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the fiery streams which burst from the sides of Ætna, but she works no miracles at Syracuse.

I cannot help observing also, that those bolder geniuses, who of late years have rejected Christianity as a dispensa* tion unworthy of the wisdom and equity of God, have by no means done credit to their own, more rational and simple scheme of religion, by sublimer delineations of the character of the Almighty, or the expression of a profounder reverence towards him. Mr. Hume's language, in those parts of his Essays where he touches on the attributes of God, is very highly presumptuous; and his private correspondence was profane. Voltaire, a sincere Theist, in one of his lighter works, speaks of the moral government of the Deity in terms of the most insolent and offensive levity; and so little tendency had his speculations to produce an increased veneration towards the Author of all things, that neither his reproaches nor his authority were sufficient to prevent some of the most illustrious of his pupils from pushing his principles to the direct disavowal of a First Cause. Both Diderot and Condorcet were atheists. The former, in one of his letters, says; “Ce pauvre Voltaire radote un peu. Il avouait l'autre jour qu'il croyait à l'être de Dieu.” D'Alembert laboured pretty generally under the same imputation; but La Harpe says in his letters, that he had frequently heard him (D'Alembert) say,

que la probabilité était pour le Théisme.”. La probabilité ! --and is this all that a man possessed of so fine and profound a genius could discover of that August Being to whose bounty he owed the enjoyment of all his distinguished faculties?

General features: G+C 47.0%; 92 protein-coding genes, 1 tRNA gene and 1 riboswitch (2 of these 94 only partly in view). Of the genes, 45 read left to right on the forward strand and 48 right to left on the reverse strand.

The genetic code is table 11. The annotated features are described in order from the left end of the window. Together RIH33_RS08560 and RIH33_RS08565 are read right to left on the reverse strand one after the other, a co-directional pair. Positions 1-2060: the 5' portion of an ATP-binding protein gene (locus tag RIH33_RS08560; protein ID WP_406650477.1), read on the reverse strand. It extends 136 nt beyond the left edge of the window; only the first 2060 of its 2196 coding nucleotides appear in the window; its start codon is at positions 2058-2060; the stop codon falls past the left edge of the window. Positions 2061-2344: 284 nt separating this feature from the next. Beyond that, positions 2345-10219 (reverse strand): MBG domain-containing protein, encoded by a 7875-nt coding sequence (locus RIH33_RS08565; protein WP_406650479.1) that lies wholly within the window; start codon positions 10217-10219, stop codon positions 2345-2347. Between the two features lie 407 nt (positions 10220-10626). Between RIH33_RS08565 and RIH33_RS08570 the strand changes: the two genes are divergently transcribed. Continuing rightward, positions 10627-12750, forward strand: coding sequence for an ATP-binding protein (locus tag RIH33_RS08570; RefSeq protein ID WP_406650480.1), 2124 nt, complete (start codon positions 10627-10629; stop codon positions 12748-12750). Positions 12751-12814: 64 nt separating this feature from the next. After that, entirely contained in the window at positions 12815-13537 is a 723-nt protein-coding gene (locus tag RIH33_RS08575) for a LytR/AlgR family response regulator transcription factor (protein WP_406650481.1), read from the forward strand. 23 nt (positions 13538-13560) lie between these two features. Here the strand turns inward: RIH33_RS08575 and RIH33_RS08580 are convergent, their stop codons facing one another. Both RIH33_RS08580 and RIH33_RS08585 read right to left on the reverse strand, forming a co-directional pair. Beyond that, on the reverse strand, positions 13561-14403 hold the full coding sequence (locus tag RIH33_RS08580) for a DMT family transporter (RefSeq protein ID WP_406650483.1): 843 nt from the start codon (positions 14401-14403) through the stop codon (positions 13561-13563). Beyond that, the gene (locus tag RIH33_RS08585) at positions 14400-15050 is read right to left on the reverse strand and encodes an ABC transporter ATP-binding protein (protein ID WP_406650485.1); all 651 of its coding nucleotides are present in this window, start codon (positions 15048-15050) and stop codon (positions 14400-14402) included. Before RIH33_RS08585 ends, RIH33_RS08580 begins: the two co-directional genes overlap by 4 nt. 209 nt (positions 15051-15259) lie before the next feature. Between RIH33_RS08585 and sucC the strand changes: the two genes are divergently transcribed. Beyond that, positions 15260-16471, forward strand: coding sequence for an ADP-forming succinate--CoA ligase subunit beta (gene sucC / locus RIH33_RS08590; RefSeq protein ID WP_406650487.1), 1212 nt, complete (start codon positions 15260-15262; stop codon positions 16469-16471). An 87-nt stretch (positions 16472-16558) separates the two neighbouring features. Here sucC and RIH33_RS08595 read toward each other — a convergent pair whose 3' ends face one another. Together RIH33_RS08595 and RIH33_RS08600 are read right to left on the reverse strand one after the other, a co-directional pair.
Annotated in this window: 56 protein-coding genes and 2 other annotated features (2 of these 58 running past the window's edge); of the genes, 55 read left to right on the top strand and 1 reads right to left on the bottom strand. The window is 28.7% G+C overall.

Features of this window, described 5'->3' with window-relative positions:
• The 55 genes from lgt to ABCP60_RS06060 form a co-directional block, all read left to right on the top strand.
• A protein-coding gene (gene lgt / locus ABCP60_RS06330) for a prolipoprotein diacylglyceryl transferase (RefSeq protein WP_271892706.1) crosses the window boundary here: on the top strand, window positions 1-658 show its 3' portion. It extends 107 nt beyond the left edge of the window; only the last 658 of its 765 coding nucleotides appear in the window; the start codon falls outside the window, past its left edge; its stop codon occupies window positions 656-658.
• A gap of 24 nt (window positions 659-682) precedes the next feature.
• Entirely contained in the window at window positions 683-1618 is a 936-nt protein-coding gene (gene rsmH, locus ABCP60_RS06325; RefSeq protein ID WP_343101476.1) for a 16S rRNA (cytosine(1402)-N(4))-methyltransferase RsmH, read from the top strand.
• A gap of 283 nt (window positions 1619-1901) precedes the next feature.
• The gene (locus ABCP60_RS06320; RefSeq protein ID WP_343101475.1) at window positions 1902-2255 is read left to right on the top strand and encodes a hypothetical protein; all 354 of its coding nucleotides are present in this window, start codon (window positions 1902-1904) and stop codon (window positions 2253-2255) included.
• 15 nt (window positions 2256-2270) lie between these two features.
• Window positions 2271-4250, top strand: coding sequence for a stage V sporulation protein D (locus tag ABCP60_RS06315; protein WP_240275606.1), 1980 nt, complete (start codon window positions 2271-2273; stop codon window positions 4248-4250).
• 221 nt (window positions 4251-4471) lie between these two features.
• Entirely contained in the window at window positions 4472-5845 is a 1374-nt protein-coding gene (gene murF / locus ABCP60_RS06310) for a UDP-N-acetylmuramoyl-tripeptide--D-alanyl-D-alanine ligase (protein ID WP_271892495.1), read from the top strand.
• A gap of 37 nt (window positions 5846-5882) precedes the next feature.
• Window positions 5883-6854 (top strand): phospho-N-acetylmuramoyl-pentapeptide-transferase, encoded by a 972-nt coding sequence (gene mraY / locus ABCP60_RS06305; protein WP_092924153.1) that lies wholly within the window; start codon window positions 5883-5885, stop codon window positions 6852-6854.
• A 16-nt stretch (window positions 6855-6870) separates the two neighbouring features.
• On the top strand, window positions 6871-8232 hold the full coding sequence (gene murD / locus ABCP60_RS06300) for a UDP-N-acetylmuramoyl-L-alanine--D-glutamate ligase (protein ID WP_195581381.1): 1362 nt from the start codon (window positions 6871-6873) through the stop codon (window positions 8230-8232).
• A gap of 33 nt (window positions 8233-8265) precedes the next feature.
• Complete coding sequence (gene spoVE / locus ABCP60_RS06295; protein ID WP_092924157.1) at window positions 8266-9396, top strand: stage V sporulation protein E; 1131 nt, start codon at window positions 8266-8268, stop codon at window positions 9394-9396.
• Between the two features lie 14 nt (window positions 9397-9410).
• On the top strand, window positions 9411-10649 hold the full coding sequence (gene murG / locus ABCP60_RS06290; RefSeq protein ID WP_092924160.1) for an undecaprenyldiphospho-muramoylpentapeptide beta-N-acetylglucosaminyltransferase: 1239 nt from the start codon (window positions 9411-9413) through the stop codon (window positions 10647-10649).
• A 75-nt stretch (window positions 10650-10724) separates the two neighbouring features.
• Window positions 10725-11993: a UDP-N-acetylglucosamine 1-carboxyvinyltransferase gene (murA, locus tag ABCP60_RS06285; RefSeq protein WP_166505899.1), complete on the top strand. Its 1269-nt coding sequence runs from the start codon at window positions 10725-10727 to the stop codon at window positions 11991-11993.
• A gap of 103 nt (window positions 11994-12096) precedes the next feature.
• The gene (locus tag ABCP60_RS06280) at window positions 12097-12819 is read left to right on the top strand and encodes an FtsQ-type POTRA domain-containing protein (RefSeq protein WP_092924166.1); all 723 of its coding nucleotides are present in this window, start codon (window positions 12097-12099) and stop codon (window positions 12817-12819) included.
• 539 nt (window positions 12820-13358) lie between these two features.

Oh, star-eyed Science! hast thou wandered there,
To waft us home the lesson of despair?

It is impossible not to be struck at the vast superiority which the simplest among the faithful followers of Christ possesses, upon these subjects, over the greatest masters of modern wisdom. The utmost that D'Alembert could discover, or would consent to believe, was, that the presumption is in favour of the existence of a Deity. The true Christian, however little . enlightened by secular science, has learned not only to clothe the idea of God with every attribute of intellectual and moral greatness, but he even presumes without fear, to draw down and

appropriate, as it were, to himself, the blessed object of his homage; to believe, that He who fills the universe with his majesty, disdains not to visit the abode of the meanest of his servants, to watch over him with paternal affection and solicitude, to listen to all his prayers, to regard his humblest wishes, to be present to the most secret sorrows and anxieties of his bosom: “He is about our path, and about our bed, and spieth out all our ways.” I will not say whether the creed of the disciple of Christ, or the disciple of Voltaire, be the most philosophical; but I know which is the most sublime and most consoling.